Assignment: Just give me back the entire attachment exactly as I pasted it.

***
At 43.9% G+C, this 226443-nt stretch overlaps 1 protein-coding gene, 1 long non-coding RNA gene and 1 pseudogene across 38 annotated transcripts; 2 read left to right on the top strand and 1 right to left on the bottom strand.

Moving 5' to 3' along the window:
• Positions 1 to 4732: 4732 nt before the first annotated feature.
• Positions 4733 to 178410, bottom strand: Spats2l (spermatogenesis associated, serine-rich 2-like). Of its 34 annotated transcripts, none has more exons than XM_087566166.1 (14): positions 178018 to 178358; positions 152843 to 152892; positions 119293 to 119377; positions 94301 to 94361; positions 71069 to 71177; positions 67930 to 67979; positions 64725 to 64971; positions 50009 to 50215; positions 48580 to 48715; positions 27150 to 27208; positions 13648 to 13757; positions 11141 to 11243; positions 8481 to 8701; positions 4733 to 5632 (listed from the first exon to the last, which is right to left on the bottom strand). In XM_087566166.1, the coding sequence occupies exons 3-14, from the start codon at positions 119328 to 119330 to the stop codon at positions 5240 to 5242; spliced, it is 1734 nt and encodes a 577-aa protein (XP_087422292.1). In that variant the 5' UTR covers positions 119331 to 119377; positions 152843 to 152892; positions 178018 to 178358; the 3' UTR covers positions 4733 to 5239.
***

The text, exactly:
At 43.9% G+C, this 226443-nt stretch overlaps 1 protein-coding gene, 1 long non-coding RNA gene and 1 pseudogene across 38 annotated transcripts; 2 read left to right on the top strand and 1 right to left on the bottom strand.

Moving 5' to 3' along the window:
• Positions 1 to 4732: 4732 nt before the first annotated feature.
• Positions 4733 to 178410, bottom strand: Spats2l (spermatogenesis associated, serine-rich 2-like). Of its 34 annotated transcripts, none has more exons than XM_087566166.1 (14): positions 178018 to 178358; positions 152843 to 152892; positions 119293 to 119377; positions 94301 to 94361; positions 71069 to 71177; positions 67930 to 67979; positions 64725 to 64971; positions 50009 to 50215; positions 48580 to 48715; positions 27150 to 27208; positions 13648 to 13757; positions 11141 to 11243; positions 8481 to 8701; positions 4733 to 5632 (listed from the first exon to the last, which is right to left on the bottom strand). In XM_087566166.1, the coding sequence occupies exons 3-14, from the start codon at positions 119328 to 119330 to the stop codon at positions 5240 to 5242; spliced, it is 1734 nt and encodes a 577-aa protein (XP_087422292.1). In that variant the 5' UTR covers positions 119331 to 119377; positions 152843 to 152892; positions 178018 to 178358; the 3' UTR covers positions 4733 to 5239.